Panel 8 – Alternate History after 9/11
- Anna McFarlane, University of St. Andrews (UK), “Lavie Tidhar’s Osama (2011) and Alternate History After 9/11”
- Rachel Mizsei Ward (UK), “Impotent in the face of history – How superhero narratives (didn’t) engage with 9/11”
Lavie Tidhar’s Osama (2011) and Alternate History After 9/11
Lavie Tidhar’s 2011 novel Osama takes place in a world markedly different from our own. Most significantly, Osama Bin Laden is not a terrorist but a fictional character in the Osama Bin Laden: Vigilante series of novels. This pulp fiction, published under the pseudonym Mike Longshott, is at the centre of an investigation by Joe, a private detective. Tidhar’s novel cannot be categorised unproblematically as alternate history: while some historical facts are altered, and some of the differences between our world and that of the novel can be accounted for by these differences, there are surreal and psychological resonances between the worlds as well. Osama Bin Laden’s presence as a fictional character is a surreal leap and the ghostly presence of refugees from another reality reinforce these connections. Our main character is not who he thinks himself to be, as an enigmatic femme fatale tries to make him ‘remember’ a previous existence. The curious relationship that the novel has with alternate history is further complicated by its use of other genres and modes such as hard-boiled detective fiction. However, Osama consciously works with the discourse of alternate history in several ways to achieve its effects. The search for author, Mike Longshott, is reminiscent of the search for the author of The Grasshopper Lies Heavy in Philip K. Dick’s classic alternate history novel, The Man in the High Castle (1962). There are also elements of steampunk, particularly in the novel’s evocation of the alternate London, which brings to mind William Gibson and Bruce Sterling’s use of alternate technology in The Difference Engine (1990). This paper will consider Tidhar’s use of alternate history as a discourse to explore the status of history and alternate history in the aftermath of 9/11 and the other terrorist attacks referenced throughout the novel. Osama’s combination of alternate history with other modes reflects the importance of trauma, and the malleability of reality which hold a greater danger than the terrorist attacks themselves.
Anna McFarlane has recently been awarded a PhD from the University of St Andrews for her work on the novels of William Gibson. She is the co-editor of Adam Roberts: Critical Essays (forthcoming from Gylphi) and the winner of the Feminist and Women’s Studies Association Small Grant Award, 2013.
Impotent in the face of history: How superhero narratives (didn’t) engage with 9/11
The superhero narrative has become an important part of global popular culture with superheroes appearing in comic books, films, television programmes and computer games. The majority of American superheroes exist in a version of the real world, experiencing our history as it happens. This has been a part of superhero narratives from their roots in the 1930s. For example the first issue of the Captain America comic book published in 1941 shows Captain America punching Hitler in the face. This paper will take one event – September 11th 2001 and examine how superhero narratives interacted with it, by creating an alternative history.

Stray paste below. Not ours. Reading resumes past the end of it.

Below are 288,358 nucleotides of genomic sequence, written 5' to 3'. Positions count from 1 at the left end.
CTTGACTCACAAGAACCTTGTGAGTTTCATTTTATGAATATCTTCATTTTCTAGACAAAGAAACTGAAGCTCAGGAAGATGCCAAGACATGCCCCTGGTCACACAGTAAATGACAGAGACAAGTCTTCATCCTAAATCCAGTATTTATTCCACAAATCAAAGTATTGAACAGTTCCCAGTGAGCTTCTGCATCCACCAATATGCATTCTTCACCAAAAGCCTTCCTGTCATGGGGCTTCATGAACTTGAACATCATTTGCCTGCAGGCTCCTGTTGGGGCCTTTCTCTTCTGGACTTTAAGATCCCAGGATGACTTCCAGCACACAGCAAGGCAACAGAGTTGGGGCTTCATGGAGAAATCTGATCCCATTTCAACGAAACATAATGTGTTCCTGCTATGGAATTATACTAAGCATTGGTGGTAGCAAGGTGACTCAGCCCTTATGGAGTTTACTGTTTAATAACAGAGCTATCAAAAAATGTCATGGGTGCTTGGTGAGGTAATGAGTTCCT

The events of 9/11 had a major impact on the comic publishers Marvel and DC because both companies are based in New York. In addition many of their characters are either based in New York, or based in a city that is analogous to New York. After the terrorist attacks both companies released material dealing with the events, and used them to raise funds for survivor charities. Superheroes are an important presence in these publications. They are shown commenting on the events and interacting with civilians and emergency personnel. However although the heroes are shown as present during this historical event, they are unable to deal with it. I will analyse these images and discuss the inherent problems of superheroes when they are written to exist in the real world. The key problem being that when superheroes interact with historic events it either devalues the event or the superhero. I will also discuss a 9/11 analogue that appears in Garth Ennis’ comic The Boys (2006-2008), which rewrites events and incorporates superheroes fully.
Rachel Mizsei Ward received her PhD from the University of East Anglia in 2013. Her research looks at cross platform franchises, transmedia and licensing between film, television and games. Rachel has written chapters on the film Underworld and the role-playing setting The World of Darkness, and the Western horror role-playing game Deadlands. She also has an article on Barack Obama as the Joker in Comparative American Studies. She is currently working on Islamic superheroes and a forthcoming edited collection about superheroes outside of America.